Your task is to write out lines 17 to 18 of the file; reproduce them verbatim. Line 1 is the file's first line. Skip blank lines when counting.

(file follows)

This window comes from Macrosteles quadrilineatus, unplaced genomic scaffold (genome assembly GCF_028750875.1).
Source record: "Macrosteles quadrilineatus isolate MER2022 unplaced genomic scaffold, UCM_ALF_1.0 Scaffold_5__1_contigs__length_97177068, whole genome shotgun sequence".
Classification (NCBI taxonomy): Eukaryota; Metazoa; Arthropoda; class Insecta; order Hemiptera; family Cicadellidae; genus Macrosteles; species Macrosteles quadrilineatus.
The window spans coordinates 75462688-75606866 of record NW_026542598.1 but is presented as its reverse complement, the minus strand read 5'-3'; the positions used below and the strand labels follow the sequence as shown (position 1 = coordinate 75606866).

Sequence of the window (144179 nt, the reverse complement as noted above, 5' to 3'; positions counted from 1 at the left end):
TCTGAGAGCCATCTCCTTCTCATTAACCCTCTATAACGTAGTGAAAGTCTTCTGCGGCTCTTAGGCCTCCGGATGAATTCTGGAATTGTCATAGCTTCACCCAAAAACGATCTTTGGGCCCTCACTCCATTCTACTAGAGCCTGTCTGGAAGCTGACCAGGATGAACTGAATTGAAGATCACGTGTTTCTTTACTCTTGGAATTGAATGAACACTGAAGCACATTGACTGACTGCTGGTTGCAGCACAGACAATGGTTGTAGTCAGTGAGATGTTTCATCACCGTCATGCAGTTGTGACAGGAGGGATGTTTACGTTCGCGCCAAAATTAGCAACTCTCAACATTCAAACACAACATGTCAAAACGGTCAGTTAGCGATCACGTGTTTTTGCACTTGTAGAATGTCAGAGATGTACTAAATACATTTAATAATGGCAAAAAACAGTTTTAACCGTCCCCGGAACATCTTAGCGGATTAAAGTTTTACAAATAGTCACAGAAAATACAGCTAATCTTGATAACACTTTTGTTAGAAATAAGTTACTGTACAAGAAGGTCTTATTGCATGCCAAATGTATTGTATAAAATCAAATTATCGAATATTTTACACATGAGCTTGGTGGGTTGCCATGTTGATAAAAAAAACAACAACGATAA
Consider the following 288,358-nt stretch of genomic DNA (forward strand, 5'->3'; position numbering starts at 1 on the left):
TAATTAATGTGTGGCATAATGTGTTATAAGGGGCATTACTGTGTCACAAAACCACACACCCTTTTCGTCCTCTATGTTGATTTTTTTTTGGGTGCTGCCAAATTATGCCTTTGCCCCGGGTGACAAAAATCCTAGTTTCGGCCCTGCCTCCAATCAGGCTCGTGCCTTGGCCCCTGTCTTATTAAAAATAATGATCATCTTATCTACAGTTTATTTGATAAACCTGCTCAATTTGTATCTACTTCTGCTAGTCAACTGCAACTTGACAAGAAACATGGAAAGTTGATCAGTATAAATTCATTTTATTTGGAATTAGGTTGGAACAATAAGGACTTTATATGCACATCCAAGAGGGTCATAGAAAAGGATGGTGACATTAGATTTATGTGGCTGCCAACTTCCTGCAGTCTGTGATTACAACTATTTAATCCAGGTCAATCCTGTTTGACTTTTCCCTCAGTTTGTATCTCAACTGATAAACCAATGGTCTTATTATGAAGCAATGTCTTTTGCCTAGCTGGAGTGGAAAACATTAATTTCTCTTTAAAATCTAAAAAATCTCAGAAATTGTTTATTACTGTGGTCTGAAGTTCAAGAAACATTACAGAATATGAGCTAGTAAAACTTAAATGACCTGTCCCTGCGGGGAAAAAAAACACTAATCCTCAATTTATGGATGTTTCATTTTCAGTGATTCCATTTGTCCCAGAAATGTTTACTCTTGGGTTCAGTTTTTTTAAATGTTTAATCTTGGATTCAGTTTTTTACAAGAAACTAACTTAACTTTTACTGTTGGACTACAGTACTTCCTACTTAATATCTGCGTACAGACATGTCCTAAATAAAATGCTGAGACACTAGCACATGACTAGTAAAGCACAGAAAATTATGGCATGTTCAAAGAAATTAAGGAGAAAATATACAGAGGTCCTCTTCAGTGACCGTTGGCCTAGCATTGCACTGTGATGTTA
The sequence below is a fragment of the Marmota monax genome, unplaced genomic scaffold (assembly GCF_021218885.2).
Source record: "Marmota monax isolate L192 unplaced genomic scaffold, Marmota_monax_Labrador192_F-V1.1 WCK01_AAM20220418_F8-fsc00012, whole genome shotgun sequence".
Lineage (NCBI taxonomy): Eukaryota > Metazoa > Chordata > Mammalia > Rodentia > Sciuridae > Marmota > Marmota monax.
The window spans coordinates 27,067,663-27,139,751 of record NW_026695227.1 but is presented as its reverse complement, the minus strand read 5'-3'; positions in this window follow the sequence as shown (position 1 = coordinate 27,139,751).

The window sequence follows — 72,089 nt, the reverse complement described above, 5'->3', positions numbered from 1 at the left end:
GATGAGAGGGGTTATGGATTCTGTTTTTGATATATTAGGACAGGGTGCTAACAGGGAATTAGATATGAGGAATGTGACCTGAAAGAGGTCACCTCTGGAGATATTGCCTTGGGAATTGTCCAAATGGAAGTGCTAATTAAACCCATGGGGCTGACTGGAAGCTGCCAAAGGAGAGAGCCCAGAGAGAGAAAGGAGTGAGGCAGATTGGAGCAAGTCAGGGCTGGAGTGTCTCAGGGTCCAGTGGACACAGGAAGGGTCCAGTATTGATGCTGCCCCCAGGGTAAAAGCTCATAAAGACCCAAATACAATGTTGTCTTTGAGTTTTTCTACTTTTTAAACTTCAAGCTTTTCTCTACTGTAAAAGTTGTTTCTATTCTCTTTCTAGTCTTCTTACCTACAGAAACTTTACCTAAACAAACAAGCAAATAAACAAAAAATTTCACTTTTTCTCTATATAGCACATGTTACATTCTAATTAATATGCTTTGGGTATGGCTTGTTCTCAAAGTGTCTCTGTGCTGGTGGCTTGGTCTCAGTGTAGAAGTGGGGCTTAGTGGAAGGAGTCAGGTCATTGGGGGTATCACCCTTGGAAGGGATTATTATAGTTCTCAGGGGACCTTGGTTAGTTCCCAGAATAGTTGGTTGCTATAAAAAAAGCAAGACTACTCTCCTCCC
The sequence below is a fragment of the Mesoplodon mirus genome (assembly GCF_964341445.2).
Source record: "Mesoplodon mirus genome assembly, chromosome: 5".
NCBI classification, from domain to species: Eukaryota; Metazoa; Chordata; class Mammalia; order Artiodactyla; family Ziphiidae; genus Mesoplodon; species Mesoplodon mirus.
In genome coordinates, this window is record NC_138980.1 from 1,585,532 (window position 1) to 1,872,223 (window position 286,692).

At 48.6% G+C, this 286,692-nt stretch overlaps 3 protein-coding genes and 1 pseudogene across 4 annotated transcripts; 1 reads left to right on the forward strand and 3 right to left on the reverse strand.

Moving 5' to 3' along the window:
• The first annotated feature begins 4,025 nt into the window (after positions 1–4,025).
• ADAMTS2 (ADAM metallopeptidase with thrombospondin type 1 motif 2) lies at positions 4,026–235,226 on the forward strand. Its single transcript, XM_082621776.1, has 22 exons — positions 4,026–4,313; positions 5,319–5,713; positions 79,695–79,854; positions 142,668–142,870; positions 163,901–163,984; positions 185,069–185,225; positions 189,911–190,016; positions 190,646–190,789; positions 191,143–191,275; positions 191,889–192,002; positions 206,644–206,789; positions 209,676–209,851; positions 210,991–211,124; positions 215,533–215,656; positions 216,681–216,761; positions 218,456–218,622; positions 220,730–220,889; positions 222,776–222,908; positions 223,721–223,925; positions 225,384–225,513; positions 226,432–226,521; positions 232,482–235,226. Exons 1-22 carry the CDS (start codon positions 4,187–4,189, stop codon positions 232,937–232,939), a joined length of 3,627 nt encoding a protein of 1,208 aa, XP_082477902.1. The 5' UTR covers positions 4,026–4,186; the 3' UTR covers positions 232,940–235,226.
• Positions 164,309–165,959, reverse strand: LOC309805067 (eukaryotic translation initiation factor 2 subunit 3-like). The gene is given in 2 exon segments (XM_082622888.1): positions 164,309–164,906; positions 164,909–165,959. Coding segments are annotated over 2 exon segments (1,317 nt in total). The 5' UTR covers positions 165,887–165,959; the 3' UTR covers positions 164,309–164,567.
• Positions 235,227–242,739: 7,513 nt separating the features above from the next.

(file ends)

NCBI classification, from domain to species: Eukaryota; Metazoa; Chordata; class Mammalia; order Artiodactyla; family Ziphiidae; genus Mesoplodon; species Mesoplodon mirus.
In genome coordinates, this window is record NC_138980.1 from 1,585,532 (window position 1) to 1,872,223 (window position 286,692).